Is there anyone else here? After the great ouija escape, no way.

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Is there anyone else here? After the great ouija escape, no way.

The incredible story of two POWs who conned their way to freedom by enlisting the help of the spirit world…

As Cedric Hill and Harry Jones repeatedly pushed themselves down the long, hard staircase, yelling and groaning at the tops of their voices, like men possessed, chunks of plaster were shattered off the ceiling of the decrepit house.

The Ottoman soldier in charge of keeping them imprisoned in the building deep in the Turkish mountains was so terrified by the sight that he raced right into a ten-foot-high brick wall before attempting to climb over it.

The jailor, dubbed “The Pimple” by Cedric and Harry, was certain that the awful, demonic entity that had taken over his two inmates also wanted to murder him.

Upstairs, the men proceeded to throw each other down the stairs, struggling not to chuckle at the audacity of the scheme they were enacting – a scheme that would eventually lead to their escape.

“It’s obviously a greed story,” author Margalit Fox adds. “However, there are other more factors. It’s a perfect storm of conflict, trauma, spiritualism’s resurgence, and a reluctance to discount the possibility of connecting with the dead.”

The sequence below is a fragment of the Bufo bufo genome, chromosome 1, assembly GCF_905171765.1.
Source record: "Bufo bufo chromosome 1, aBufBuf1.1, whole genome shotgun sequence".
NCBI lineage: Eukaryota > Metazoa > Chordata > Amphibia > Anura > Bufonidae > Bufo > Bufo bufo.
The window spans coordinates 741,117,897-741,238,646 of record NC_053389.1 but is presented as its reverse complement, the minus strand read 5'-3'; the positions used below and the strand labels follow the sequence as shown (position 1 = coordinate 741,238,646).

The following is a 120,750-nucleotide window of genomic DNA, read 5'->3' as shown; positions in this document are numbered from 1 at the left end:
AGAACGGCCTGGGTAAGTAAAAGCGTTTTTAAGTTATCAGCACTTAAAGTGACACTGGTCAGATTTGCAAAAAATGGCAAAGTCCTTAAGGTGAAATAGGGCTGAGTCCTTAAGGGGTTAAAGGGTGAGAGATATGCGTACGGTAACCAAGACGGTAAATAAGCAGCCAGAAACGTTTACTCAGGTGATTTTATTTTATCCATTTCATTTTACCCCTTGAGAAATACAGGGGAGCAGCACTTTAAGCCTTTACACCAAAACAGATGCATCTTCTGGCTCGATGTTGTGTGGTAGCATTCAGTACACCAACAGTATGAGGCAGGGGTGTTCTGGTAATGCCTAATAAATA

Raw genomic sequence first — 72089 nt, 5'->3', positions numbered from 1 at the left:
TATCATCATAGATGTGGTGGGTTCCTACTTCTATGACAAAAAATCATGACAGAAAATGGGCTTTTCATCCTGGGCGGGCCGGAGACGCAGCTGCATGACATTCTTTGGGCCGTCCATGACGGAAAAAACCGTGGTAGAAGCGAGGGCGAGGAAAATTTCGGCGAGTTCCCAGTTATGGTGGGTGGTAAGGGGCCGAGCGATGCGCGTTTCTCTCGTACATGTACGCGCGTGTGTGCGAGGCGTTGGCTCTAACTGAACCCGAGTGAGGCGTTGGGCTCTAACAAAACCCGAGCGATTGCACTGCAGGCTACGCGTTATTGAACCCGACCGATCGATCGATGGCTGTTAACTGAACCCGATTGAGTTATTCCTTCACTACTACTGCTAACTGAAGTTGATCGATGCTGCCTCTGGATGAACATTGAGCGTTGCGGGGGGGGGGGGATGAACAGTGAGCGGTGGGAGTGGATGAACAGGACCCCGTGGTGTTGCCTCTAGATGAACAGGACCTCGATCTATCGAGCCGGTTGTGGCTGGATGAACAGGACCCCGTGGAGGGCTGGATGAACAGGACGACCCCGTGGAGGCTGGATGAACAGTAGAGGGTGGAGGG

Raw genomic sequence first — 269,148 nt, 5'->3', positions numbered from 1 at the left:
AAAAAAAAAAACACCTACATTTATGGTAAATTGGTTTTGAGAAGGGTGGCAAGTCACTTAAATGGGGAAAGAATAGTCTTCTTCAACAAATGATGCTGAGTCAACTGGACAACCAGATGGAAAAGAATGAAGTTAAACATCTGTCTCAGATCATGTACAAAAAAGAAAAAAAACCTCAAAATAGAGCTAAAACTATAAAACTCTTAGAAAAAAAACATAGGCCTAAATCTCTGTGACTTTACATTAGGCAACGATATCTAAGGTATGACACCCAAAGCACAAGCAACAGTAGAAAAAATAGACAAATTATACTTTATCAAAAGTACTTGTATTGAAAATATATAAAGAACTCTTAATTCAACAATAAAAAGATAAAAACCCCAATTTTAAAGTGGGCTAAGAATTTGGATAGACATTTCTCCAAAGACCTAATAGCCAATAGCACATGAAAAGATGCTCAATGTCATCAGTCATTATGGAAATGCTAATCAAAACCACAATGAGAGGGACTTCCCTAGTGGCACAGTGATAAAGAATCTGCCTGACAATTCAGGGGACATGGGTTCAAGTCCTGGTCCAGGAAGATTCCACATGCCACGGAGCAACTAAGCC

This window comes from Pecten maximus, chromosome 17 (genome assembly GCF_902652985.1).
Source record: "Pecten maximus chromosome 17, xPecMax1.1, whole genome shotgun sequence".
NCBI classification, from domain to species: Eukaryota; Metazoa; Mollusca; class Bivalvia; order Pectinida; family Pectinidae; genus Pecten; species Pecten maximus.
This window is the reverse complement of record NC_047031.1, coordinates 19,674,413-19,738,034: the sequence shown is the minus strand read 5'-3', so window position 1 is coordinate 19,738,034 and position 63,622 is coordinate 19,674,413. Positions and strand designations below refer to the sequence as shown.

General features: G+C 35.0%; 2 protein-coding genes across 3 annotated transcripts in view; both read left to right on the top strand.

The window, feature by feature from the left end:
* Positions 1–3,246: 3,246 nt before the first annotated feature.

Fox has published a genuine narrative of one of the most audacious and improbable displays of British soldiers’ wartime resourcefulness. She describes how, in 1918, First World War prisoner Harry Jones of Wales and his Australian companion Cedric Hill devised a plan to arrange their escape from a POW camp using a homemade Ouija board in the distant, hilly town of Yozgat in Anatolia, now Turkey.

Jones and Hill were among hundreds of Allied soldiers captured during a doomed advance on Baghdad who were forced to march hundreds of miles to reach detention camps where they were expected to spend the rest of the war imprisoned in ruined houses that had been home to Armenians prior to the 1915 genocide.

“Playing with Ouija boards and spiritualism was quite popular in Victorian times,” Fox explains. “Most people dismissed it as a harmless pastime, but it was taken seriously by a significant number of people. The large number of people who died in the First World War contributed to a resurgence, primarily on behalf of bereaved family members who wanted to contact their loved ones who had died.”

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